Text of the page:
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Eating for Strength Building
By Rebecca Mohning   View more articles by this author
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September 21

When it comes to building muscle strength it requires adequate total calorie intake based on the proper combination of calories from carbohydrates, protein, and fat. Energy bars and sports drinks may be used to supplement calorie intake when engaged in more rigorous strength building.

Total Calories
Calories are very important to allow the body the ability to build strength and lean body mass. If your body is deprived of adequate calories then lean mass will be used for energy. In order to get the proper amount of calories to maintain body weight you can figure that an average sedentary person needs 8-12 calories per pound of body weight. Any additional calories burned as a result of exercise can be added to the maintenance number.

Carbohydrate is the predominant energy source for strength training. They are stored as glycogen in the muscles, it is the fuel used to supply energy for short, intense bursts of power. The harder and longer you work out, the more glycogen your muscles require. Once these stores of glycogen are gone your energy level will drop and you will run out of fuel to power muscle contractions. The recommendation for carbohydrates is 55% of your total calories per day from carbohydrate. Remember to choose high fiber, complex carbohydrates such as whole wheat pasta, brown rice, and whole wheat bread.

Protein is the basic building material for muscle tissue, and those who do strength training need more than the non-exercisers. However, most strength athletes still overestimate their protein needs. Daily protein recommendations for serious strength athletes are 1.2-1.4 grams/kg per day. That's about 90 grams of protein/day for the 140-pound athlete. An ounce of meat offers 8 grams of protein and most dairy foods offer 8 grams of protein per cup.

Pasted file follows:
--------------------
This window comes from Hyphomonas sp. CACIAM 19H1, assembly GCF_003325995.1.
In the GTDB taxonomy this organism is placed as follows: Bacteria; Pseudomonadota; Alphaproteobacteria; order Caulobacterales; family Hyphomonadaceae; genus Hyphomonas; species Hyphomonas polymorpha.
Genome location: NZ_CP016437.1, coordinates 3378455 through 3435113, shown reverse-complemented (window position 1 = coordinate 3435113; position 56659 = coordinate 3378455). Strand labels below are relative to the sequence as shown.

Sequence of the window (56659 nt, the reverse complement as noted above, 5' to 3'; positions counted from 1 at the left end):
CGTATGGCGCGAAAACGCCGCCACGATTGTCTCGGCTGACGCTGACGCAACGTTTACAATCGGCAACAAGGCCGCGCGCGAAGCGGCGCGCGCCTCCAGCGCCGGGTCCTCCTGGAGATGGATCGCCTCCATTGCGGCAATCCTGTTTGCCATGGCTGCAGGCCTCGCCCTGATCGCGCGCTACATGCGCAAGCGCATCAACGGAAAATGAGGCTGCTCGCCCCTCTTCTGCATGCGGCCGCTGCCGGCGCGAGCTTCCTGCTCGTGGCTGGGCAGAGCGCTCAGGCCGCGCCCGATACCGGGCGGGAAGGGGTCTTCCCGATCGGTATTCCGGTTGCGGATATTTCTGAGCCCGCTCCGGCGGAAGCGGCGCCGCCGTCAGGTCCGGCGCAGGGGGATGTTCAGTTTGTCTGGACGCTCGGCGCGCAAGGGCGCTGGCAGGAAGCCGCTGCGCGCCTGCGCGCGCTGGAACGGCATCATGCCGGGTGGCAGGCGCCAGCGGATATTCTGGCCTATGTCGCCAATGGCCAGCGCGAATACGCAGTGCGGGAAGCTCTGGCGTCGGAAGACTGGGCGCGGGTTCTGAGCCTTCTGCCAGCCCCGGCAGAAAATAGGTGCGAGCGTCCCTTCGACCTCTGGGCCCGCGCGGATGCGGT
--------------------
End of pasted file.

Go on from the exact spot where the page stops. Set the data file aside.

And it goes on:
After you've met your carbohydrate and protein needs there is room for fat. Fat is an essential nutrient, however, you require a small amount of it to remain healthy. Less than 30% of your total daily calories should come from unsaturated fat.

Energy bars and sports drinks
Energy bars and sports drinks may be helpful if exercise lasts longer than 1 hour. Carbohydrate supplements can be useful to help fit adequate carbohydrates into a busy day if you don't have time to eat a meal. Consuming a meal-replacement beverage just after muscle-building exercise is easy to do, but you can do the same thing with a peanut butter sandwich, yogurt and fruit, or other foods. It is important to consume some protein and carbohydrate within the hour after the workout in order to fuel muscle growth and replenish energy stores for your next workout. Be careful with the calories from bars and recovery drinks--it can be easy to overdo the calories after the workout. The best option is to choose protein bars with less than 220 calories and a minimum of 10 grams of protein per serving.

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